“IF YOU COMPLAINED, YOU WERE PROVING THAT WOMEN SHOULDN’T BE THERE. WHEN THAT GIRL GOT RAPED, PEOPLE SAID, ‘SEE? WOMEN SHOULDN’T BE IN THE MILITARY. SEE THE PROBLEMS THAT ARE CAUSED BY THAT?’”
KRISTA SHULTZ GREW UP a hundred miles east of Los Angeles, in the overcooked Yucca Valley, listening to her father tell stories about his time as an army linguist in the 1950s. To Shultz, the military was the stuff of fantasies—promising adventure, excitement, and escape from the flat-ironed stretch of highway she called home.
“After high school, like a lot of small-town kids, I wanted out the fastest way possible,” Shultz recalls. “Being a linguist seemed kind of fun, and I thought I could work for the UN or something afterwards and travel.”
After basic training in South Carolina, Shultz aced her language aptitude exam, sending her on a path to learn one of the toughest languages: Arabic. It seemed useless. This was, after all, 1987. The US military’s chief focus was on remnant Cold War animosities, not the Persian Gulf. For the next year and a half, Shultz found herself among the army’s intellectual elite, many of them women. She completed her training as an army interrogator just weeks before Iraq invaded Kuwait in 1990. Then Shultz was assigned to an “air assault unit” (specialists inserted into battle zones by helicopter) based at Fort Campbell, Kentucky.
“It was the first time I’d been with a big army group,” Shultz recalls. “That was the first time I realized that the military was made up of mostly men…and, you know, those kind of men.”
Taunts peppered her evening runs around the base: “Hey baby!” “Nice tits!” During a training exercise for exposure to chemical weapons, her instructor jeered, “I hope I get to scrub you down.” Within weeks of Shultz’s deployment in the Saudi Arabian desert, the catcalls gained an ominous edge when a female soldier was raped by one of her colleagues.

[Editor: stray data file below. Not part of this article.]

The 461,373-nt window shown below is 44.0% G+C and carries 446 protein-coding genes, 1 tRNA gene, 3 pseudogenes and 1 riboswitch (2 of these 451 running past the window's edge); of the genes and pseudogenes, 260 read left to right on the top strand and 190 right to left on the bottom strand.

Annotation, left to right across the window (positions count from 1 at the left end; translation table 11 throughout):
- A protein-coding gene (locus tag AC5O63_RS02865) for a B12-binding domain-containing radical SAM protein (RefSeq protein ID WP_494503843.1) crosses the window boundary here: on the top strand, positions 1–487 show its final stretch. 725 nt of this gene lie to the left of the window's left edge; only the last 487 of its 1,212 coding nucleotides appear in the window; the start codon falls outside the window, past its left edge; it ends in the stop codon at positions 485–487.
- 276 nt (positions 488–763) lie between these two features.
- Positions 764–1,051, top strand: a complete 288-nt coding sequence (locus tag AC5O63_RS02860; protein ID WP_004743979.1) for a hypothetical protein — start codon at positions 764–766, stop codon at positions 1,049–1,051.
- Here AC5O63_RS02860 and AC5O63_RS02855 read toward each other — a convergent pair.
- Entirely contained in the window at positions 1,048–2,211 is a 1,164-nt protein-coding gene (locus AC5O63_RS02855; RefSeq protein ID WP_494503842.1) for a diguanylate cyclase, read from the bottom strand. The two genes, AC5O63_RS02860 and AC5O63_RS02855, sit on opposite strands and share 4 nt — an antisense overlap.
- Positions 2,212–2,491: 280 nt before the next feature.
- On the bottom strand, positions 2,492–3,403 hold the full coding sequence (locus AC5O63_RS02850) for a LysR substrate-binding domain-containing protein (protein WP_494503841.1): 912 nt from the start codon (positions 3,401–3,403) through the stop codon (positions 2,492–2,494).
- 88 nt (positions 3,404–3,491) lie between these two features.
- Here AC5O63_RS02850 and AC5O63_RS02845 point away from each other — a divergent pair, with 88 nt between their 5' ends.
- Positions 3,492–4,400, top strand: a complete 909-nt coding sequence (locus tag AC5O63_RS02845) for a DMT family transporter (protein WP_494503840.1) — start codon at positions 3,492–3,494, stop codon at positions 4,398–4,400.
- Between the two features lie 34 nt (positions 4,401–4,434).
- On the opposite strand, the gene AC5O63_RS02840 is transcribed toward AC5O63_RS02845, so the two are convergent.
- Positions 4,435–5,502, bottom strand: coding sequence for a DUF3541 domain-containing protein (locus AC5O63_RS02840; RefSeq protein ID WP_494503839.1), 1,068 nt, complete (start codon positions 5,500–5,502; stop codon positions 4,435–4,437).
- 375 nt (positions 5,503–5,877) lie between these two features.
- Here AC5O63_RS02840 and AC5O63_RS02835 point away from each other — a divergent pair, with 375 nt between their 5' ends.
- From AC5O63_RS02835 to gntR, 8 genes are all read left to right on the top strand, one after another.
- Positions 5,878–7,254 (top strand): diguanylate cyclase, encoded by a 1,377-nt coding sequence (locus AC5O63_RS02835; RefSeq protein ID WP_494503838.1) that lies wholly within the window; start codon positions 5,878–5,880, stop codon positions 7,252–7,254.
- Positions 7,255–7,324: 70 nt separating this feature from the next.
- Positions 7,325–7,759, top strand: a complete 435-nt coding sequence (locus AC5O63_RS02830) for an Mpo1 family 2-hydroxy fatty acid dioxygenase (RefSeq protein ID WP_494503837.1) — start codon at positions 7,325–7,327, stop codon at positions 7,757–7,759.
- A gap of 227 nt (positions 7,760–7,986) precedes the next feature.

“After that we couldn’t go by ourselves anywhere,” Shultz recalls, “and at night we had to have a male escort.”
Soon after, “Sergeant Scrub Down” (Shultz can’t remember his name) led 30 military intelligence infantrymen into a remote section of the desert for a training exercise. They needed an interpreter. He requested Shultz.
“I was really freaked out,” says Shultz. “We were going to be out there—on the side of a sand dune in the middle of nowhere—for three or four days, and I was the only woman.”
The first night, Shultz’s fears were confirmed. When the unit gathered around a campfire, the sergeant said in a clear voice loud enough for the entire infantry to hear, “The only reason we brought you out here was so we could rape you.”
Shultz’s survival instincts kicked in. She told him she’d shoot anyone who came near her. The soldiers laughed. And the sergeant retorted, “You have to sleep sometime.”
With that, Shultz headed to the big tent where she and the 30 men slept, the only buffer the few feet more separation her cot had from the others. “I could see everyone, I could hear everyone, and they could see me,” she remembers. Shultz picked up her M16, methodically loaded a magazine, laid the gun across her lap and waited. For three days, she didn’t sleep; the gun was always with her, even behind the dunes that served as the latrine.
“I had this feeling of being pressed between two dangers—my people and the enemy—and neither one was safe. They could rape me and kill me and say an Arab did it and nobody would witness it,” she says. “Nothing happened to me, though, and to this day I believe it’s because I didn’t sleep.”
Shultz still doesn’t sleep—not without pills. At the end of her enlistment, only 10 months after being deployed, she could sleep only by turning on all the lights. She took a night job at a convenience store to make her upside-down schedule work.